Implicit Religion, Vol 22, No 3-4 (2019)

Connecting Fitzgerald and Latour for the Sake of Democratic Religious Studies

Milan Fujda
Issued Date: 4 Aug 2020


There is a theoretical and methodological toolbox for postcolonial, i.e. truly democratic, religious studies which is available and ready for use. Through it, the discipline can drop the analytical categories of "religion" and "belief " completely from its vocabulary. Timothy Fitzgerald's criticism of the colonising rhetorical structure of "religion" can thus be carried into completion. This was made possible by redesigning a social science methodology within the study of science and technology. Bruno Latour and his colleagues refined it by employing approaches from ethnomethodology and symbolic interactionism. This paper demonstrates how to transplant this symmetrical approach to religious studies. The distinctiveness of the discipline won't be lost if religion remains in the background as a completely vague horizon-idea arranging the range of heterogeneous interests of various scholars in the field together. Its etic (theoretical) use, however, must be strictly prohibited in order to foster the elaboration of precise descriptive language capturing the exact components operating in the ordering processes under scrutiny.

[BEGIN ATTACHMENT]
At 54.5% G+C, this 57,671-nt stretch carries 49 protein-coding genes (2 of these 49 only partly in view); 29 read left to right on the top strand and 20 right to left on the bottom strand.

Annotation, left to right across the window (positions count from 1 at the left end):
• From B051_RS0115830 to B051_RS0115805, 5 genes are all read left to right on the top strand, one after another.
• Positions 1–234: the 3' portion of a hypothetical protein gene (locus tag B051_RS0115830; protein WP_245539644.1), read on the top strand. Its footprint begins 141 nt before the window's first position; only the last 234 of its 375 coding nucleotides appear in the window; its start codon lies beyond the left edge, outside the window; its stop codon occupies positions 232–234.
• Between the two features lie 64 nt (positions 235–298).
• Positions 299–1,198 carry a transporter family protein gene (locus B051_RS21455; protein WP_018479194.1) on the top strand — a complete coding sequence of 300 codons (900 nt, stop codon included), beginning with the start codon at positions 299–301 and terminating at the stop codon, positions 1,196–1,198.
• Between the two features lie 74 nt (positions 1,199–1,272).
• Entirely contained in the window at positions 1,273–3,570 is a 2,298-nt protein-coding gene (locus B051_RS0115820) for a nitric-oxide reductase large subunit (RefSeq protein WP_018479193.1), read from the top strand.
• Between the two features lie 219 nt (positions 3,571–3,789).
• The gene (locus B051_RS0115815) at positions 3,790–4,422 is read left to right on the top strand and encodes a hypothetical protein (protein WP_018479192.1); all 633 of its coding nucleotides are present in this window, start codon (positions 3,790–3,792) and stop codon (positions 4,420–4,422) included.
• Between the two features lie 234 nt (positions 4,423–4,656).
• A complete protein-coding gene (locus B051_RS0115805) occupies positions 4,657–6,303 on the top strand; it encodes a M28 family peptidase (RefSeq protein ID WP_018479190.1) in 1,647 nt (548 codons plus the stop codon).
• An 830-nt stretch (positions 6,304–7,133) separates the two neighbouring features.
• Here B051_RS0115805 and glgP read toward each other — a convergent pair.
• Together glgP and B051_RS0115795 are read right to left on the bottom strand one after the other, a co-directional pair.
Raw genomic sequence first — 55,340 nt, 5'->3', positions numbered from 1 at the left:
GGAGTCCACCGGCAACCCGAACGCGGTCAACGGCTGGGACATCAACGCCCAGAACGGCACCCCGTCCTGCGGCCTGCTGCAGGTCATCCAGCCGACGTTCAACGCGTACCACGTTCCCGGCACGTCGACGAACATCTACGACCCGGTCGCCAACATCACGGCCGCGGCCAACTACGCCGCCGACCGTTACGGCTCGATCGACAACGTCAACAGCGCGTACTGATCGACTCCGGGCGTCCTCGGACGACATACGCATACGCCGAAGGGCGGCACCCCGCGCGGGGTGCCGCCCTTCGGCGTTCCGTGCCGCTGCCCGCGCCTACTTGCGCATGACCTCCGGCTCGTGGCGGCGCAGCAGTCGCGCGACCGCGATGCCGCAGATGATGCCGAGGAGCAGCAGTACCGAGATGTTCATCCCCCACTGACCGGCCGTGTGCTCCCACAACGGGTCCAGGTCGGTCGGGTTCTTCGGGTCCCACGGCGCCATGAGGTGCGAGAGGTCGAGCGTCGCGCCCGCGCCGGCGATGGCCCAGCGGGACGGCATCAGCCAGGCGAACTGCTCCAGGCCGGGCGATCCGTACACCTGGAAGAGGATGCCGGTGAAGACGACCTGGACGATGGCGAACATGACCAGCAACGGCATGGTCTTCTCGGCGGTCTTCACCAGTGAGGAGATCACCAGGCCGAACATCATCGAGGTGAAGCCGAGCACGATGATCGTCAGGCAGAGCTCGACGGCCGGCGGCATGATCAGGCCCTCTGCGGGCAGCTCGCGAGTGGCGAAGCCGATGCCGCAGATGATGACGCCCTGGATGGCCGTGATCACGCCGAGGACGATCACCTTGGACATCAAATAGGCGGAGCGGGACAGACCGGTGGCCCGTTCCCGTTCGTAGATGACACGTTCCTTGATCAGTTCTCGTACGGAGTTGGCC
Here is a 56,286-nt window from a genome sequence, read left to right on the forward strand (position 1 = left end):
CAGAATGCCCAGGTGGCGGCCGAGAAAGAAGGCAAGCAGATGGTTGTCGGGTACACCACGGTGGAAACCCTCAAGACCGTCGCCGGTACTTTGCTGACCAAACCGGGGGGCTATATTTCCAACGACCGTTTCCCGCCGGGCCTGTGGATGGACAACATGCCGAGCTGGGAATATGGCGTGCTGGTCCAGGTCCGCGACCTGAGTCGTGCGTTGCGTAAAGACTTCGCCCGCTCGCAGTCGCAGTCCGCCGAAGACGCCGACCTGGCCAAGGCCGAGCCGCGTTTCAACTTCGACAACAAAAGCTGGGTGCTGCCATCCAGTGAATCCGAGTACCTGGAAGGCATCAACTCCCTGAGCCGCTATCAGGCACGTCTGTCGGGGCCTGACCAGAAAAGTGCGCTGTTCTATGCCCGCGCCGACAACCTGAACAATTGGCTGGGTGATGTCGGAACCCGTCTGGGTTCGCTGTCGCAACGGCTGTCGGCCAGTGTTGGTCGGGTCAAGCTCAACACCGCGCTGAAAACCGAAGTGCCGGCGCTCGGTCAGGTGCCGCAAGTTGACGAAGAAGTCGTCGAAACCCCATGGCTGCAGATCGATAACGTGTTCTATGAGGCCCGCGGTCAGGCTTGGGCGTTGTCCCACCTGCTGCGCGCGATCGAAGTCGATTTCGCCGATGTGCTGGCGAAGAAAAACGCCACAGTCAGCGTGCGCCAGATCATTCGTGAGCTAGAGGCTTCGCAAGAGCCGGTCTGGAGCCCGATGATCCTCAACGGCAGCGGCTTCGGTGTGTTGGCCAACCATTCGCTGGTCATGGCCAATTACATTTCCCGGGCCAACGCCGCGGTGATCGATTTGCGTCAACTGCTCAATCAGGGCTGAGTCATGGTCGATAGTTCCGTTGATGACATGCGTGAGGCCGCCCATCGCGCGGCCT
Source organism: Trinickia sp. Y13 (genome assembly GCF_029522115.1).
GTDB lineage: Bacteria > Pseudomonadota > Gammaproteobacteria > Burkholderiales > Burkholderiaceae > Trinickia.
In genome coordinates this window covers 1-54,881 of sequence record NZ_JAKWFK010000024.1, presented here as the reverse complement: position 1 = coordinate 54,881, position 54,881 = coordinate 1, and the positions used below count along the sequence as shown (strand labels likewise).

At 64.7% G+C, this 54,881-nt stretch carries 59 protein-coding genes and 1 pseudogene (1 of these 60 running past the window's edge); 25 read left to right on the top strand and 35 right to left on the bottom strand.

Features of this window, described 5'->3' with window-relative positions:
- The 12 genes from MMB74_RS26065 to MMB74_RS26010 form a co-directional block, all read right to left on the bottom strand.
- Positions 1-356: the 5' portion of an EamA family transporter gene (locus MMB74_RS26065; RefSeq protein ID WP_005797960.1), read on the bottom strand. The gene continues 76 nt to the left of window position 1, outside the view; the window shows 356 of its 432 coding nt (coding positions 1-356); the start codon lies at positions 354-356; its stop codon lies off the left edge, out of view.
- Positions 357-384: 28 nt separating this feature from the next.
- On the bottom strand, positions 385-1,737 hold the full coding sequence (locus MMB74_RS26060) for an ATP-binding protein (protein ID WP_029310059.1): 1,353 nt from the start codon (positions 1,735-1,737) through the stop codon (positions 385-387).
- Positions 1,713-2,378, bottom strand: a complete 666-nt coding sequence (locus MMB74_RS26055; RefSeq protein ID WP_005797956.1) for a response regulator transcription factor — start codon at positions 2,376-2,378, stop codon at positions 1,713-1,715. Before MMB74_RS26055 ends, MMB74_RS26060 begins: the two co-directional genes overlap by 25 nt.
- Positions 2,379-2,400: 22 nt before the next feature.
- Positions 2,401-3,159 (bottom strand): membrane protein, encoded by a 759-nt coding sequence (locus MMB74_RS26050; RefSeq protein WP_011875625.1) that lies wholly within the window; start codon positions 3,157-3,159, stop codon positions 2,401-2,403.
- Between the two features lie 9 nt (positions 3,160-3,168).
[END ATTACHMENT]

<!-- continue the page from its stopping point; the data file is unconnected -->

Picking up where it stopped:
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DOI: 10.1558/imre.41065


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